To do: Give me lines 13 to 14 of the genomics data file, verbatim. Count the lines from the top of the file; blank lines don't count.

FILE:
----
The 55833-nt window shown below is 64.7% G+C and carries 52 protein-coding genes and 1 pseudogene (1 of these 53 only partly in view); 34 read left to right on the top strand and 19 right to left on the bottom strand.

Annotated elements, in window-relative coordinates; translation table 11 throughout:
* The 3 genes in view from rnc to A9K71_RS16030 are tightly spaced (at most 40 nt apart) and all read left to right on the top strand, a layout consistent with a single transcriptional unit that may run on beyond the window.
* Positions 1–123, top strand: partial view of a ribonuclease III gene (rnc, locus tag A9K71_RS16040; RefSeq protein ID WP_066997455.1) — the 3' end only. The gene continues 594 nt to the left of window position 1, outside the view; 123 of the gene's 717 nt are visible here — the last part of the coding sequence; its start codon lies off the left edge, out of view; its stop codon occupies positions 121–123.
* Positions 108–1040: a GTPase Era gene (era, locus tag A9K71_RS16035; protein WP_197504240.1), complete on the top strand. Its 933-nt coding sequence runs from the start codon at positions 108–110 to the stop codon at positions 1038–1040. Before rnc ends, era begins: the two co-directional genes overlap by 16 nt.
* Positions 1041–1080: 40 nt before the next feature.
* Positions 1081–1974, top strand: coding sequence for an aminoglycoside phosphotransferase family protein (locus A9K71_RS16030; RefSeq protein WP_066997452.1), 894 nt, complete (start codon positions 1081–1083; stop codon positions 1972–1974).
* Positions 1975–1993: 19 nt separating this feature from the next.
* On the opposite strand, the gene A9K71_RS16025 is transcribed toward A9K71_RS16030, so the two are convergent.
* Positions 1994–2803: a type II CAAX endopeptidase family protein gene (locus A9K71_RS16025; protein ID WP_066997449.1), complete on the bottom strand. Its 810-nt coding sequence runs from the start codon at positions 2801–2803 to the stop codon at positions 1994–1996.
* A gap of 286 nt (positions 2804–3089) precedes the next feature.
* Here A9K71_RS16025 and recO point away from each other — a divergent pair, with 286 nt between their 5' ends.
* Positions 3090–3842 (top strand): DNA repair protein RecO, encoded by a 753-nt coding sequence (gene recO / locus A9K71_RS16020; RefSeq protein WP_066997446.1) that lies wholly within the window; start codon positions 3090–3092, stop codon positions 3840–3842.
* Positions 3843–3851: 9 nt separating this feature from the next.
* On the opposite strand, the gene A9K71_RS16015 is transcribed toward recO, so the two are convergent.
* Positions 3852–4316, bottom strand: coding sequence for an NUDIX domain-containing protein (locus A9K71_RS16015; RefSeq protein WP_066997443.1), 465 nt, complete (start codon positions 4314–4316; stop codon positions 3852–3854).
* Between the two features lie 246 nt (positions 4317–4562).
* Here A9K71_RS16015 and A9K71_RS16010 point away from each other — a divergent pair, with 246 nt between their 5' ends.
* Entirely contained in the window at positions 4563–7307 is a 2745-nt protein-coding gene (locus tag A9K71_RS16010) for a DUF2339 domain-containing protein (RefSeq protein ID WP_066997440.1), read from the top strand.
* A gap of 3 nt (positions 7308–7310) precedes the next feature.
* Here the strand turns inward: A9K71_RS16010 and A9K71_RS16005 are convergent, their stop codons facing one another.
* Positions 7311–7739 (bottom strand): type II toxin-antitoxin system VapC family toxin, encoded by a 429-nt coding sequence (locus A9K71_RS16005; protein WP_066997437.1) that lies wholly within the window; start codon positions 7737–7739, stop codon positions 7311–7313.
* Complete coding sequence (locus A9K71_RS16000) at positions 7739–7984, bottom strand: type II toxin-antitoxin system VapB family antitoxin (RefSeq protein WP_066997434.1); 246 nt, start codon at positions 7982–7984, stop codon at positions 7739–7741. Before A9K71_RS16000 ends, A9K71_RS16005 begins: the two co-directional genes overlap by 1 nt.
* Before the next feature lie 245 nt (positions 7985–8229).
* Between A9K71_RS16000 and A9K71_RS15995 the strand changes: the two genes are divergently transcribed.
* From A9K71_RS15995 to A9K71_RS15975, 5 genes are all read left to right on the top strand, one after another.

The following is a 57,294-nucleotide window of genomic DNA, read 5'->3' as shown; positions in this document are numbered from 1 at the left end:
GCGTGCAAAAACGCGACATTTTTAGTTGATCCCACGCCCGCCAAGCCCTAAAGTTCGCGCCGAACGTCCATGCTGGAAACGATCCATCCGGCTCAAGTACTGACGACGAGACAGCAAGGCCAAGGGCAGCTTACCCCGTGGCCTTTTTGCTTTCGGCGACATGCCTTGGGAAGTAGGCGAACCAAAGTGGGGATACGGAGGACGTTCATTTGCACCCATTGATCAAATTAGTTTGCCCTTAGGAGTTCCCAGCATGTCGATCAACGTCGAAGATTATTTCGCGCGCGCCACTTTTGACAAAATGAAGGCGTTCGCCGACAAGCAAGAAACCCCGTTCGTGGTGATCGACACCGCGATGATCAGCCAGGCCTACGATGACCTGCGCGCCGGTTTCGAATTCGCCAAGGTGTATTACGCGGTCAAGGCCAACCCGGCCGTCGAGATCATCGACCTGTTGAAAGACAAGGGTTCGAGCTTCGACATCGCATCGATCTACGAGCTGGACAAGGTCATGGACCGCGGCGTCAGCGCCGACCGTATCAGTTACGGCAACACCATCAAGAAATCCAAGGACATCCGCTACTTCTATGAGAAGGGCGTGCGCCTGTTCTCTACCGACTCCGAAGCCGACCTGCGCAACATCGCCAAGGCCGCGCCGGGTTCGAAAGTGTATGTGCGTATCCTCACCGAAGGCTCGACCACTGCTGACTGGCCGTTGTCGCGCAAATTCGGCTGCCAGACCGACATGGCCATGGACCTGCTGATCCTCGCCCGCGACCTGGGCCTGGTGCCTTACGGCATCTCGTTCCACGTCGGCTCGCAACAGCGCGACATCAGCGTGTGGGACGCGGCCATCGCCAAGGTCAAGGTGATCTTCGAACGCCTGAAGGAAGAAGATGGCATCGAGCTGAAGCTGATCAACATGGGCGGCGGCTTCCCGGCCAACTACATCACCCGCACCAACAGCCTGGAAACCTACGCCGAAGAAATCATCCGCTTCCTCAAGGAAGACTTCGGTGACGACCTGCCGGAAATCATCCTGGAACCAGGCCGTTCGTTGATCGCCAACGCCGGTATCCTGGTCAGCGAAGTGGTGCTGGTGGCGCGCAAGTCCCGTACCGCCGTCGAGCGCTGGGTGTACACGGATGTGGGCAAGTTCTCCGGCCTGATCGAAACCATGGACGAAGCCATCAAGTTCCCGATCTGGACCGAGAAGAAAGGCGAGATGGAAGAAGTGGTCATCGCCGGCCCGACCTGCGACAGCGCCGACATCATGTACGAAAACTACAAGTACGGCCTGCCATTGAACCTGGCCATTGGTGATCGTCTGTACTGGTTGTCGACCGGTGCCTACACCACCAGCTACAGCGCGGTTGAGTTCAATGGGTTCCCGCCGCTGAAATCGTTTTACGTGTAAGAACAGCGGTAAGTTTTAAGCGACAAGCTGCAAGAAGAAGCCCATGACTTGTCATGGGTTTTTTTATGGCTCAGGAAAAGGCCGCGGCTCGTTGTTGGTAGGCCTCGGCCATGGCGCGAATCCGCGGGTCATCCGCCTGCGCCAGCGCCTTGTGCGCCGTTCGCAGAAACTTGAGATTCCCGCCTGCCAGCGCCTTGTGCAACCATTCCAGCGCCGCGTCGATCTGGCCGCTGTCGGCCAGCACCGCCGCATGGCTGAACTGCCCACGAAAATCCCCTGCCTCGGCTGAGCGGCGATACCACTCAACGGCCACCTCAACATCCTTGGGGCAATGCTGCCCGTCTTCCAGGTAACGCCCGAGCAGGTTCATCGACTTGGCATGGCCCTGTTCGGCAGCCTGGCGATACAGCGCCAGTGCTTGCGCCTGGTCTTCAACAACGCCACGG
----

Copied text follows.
* Positions 3090–3842 (top strand): DNA repair protein RecO, encoded by a 753-nt coding sequence (gene recO / locus A9K71_RS16020; RefSeq protein WP_066997446.1) that lies wholly within the window; start codon positions 3090–3092, stop codon positions 3840–3842.
* Positions 3843–3851: 9 nt separating this feature from the next.